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Clin Vaccine Immunol. 2011 Apr;18(4):684-91. doi: 10.1128/CVI.00288-10. Epub 2011 Feb 2.

A Leptospira borgpetersenii serovar Hardjo vaccine induces a Th1 response, activates NK cells, and reduces renal colonization.

Author information

  • 1Infectious Bacterial Diseases Research Unit, USDA, ARS, National Animal Disease Center, Ames, Iowa 50010, USA. Richard.Zuerner@ars.usda.gov

Abstract

Chronic infection of cattle with Leptospira borgpetersenii serovar Hardjo reduces animal production through reproductive failure and presents a persistent health threat to workers in the animal industry. Cattle are maintenance hosts for serovar Hardjo, and development of vaccines that establish long-term protective immunity has been problematic; induction of high titers of anti-serovar Hardjo antibody does not appear to be protective. Rather, development of an antigen-specific Th1 response appears to be critical for limiting renal colonization and urinary shedding of bacteria. In this study we compared two monovalent killed bacterial cell vaccines to assess long-term (12 months) protection against live serovar Hardjo challenge. Although neither vaccine prevented infection, renal colonization and urinary shedding of bacteria were reduced compared to those of control animals. Increased proliferation of CD4(+), CD8(+), and γδ T cells from vaccinated, but not control, animals was detected. In addition, NK cells from vaccinated animals and from all animals following infection, when exposed to antigen ex vivo, demonstrated a gamma interferon (IFN-γ) recall response. We propose that programming NK cells to respond quickly to L. borgpetersenii serovar Hardjo infection may be an important step toward developing protective immunity.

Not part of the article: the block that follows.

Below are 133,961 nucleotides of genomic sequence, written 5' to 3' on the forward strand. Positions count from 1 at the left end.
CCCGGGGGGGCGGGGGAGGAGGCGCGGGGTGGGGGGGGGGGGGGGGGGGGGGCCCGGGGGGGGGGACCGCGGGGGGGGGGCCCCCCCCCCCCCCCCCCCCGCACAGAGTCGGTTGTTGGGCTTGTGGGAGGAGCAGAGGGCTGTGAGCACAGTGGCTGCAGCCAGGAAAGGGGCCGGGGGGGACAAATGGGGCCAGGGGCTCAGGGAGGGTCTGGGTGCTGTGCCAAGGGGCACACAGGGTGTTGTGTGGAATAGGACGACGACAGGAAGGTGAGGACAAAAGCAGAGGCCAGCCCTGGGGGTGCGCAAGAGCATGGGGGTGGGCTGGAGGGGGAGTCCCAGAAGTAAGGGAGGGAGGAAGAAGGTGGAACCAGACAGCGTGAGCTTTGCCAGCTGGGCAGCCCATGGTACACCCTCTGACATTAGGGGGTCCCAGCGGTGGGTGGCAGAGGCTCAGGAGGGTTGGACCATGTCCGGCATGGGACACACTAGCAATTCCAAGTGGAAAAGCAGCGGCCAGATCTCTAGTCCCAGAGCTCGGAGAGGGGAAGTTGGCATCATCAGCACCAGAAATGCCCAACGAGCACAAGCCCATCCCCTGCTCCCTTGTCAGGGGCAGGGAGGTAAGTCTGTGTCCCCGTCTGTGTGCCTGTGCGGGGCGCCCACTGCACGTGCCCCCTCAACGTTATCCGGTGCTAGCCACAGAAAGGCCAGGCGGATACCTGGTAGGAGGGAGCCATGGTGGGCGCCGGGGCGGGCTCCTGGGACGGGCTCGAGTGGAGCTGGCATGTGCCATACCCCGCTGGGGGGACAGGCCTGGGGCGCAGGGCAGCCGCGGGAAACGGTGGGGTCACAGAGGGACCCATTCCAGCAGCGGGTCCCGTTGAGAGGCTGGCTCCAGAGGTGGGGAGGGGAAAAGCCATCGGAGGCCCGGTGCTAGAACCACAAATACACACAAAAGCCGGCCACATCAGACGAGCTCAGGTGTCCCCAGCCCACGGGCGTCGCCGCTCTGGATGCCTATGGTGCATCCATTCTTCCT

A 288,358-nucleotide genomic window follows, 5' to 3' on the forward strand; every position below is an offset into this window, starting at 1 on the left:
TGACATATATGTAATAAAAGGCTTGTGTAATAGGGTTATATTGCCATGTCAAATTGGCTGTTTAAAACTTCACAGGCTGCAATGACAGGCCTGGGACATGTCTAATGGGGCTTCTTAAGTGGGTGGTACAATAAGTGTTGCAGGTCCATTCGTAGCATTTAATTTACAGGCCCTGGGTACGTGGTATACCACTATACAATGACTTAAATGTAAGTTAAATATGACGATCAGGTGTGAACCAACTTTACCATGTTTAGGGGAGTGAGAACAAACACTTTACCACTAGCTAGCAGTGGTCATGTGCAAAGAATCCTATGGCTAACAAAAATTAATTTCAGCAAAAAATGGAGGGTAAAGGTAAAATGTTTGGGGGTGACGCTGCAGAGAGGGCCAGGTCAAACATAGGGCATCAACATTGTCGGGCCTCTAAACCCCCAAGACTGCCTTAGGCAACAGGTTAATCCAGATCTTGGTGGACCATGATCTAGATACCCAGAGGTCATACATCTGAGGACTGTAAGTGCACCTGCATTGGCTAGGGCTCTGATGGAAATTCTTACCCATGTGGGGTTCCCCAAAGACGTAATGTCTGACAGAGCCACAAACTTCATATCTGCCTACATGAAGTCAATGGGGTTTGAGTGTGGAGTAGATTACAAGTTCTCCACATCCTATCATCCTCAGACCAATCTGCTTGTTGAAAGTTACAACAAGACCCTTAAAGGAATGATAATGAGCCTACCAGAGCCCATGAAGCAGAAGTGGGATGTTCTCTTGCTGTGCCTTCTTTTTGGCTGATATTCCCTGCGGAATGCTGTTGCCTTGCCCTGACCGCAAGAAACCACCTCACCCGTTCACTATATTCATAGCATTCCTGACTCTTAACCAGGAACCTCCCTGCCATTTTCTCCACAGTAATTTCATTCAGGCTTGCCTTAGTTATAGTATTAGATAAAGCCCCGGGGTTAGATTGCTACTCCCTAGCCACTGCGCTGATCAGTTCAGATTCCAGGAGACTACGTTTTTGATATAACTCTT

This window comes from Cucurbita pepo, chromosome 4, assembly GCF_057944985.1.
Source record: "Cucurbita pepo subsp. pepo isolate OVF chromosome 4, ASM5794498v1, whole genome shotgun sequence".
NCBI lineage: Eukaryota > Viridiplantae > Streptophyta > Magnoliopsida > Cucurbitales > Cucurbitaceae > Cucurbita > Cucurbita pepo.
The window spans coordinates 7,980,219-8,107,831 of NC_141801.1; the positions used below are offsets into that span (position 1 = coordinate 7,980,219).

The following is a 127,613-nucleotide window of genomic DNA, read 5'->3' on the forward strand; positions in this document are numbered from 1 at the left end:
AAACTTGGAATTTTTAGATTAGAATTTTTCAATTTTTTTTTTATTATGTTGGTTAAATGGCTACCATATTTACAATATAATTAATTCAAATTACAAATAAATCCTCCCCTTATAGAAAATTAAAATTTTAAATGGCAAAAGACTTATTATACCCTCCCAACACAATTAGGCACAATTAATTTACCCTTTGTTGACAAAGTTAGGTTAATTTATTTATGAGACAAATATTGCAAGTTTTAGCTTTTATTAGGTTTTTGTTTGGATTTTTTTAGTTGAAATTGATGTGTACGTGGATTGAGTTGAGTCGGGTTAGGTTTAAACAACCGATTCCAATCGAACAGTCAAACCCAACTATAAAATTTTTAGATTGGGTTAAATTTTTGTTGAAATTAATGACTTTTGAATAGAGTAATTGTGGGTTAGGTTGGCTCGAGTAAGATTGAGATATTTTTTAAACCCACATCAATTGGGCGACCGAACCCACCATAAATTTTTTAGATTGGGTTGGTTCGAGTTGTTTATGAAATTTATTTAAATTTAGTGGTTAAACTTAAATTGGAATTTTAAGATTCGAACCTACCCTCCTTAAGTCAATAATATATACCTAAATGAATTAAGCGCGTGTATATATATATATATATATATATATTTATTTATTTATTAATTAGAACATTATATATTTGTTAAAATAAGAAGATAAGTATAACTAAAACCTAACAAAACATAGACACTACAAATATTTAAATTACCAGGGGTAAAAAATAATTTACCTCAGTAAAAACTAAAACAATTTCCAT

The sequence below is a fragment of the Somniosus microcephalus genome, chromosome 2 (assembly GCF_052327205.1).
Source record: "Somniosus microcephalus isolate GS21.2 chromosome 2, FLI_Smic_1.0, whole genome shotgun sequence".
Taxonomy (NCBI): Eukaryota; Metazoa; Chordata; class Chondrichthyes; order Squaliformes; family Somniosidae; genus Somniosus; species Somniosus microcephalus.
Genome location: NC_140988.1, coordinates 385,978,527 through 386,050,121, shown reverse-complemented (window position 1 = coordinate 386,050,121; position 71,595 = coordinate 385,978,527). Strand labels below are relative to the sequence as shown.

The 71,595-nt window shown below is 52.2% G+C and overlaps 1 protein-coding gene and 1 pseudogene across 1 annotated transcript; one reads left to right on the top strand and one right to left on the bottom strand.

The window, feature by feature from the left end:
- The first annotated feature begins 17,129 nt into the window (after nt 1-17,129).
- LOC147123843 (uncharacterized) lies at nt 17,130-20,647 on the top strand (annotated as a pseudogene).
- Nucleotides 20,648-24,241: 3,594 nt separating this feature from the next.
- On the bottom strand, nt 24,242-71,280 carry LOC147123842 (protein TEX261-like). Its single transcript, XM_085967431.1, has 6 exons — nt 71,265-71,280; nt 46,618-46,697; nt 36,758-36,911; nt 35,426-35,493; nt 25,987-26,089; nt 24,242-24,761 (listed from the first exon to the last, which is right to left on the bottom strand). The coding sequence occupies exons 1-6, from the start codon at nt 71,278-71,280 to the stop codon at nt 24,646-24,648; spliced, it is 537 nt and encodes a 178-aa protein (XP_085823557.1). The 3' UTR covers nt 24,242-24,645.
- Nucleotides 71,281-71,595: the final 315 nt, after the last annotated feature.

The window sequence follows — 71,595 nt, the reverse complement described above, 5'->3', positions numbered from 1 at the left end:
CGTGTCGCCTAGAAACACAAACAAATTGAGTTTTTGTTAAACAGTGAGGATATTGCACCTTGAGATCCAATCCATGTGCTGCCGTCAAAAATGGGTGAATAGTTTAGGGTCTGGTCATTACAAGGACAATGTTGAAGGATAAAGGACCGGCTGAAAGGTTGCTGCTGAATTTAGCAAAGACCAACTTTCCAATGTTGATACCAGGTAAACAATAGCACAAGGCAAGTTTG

PMID:
21288995
[PubMed - indexed for MEDLINE]
PMCID:
PMC3122574
Free PMC Article

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